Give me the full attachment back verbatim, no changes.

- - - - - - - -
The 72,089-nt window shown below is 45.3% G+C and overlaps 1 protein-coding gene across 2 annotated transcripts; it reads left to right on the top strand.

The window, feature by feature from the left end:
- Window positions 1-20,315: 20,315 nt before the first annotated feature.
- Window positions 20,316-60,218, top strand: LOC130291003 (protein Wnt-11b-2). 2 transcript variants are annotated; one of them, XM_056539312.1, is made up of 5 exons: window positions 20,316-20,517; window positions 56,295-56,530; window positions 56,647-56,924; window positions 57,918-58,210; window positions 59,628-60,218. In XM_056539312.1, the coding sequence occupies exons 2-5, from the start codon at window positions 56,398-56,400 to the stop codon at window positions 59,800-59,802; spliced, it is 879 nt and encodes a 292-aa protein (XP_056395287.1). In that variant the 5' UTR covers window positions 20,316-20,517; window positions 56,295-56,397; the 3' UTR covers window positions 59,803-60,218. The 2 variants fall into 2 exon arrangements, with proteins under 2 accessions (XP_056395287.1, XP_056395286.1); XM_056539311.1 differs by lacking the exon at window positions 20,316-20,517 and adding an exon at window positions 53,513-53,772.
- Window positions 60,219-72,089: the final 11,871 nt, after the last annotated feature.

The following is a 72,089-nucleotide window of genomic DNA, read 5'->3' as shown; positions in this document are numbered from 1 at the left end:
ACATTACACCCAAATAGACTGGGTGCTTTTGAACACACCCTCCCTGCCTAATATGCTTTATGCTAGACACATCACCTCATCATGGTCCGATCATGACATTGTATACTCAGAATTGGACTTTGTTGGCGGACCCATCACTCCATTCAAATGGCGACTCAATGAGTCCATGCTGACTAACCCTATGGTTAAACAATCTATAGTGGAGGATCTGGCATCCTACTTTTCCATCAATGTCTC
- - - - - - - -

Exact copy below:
The 72,089-nt window shown below is 45.3% G+C and overlaps 1 protein-coding gene across 2 annotated transcripts; it reads left to right on the top strand.

The window, feature by feature from the left end:
- Window positions 1-20,315: 20,315 nt before the first annotated feature.
- Window positions 20,316-60,218, top strand: LOC130291003 (protein Wnt-11b-2). 2 transcript variants are annotated; one of them, XM_056539312.1, is made up of 5 exons: window positions 20,316-20,517; window positions 56,295-56,530; window positions 56,647-56,924; window positions 57,918-58,210; window positions 59,628-60,218. In XM_056539312.1, the coding sequence occupies exons 2-5, from the start codon at window positions 56,398-56,400 to the stop codon at window positions 59,800-59,802; spliced, it is 879 nt and encodes a 292-aa protein (XP_056395287.1). In that variant the 5' UTR covers window positions 20,316-20,517; window positions 56,295-56,397; the 3' UTR covers window positions 59,803-60,218. The 2 variants fall into 2 exon arrangements, with proteins under 2 accessions (XP_056395287.1, XP_056395286.1); XM_056539311.1 differs by lacking the exon at window positions 20,316-20,517 and adding an exon at window positions 53,513-53,772.
- Window positions 60,219-72,089: the final 11,871 nt, after the last annotated feature.

The following is a 72,089-nucleotide window of genomic DNA, read 5'->3' as shown; positions in this document are numbered from 1 at the left end:
ACATTACACCCAAATAGACTGGGTGCTTTTGAACACACCCTCCCTGCCTAATATGCTTTATGCTAGACACATCACCTCATCATGGTCCGATCATGACATTGTATACTCAGAATTGGACTTTGTTGGCGGACCCATCACTCCATTCAAATGGCGACTCAATGAGTCCATGCTGACTAACCCTATGGTTAAACAATCTATAGTGGAGGATCTGGCATCCTACTTTTCCATCAATGTCTC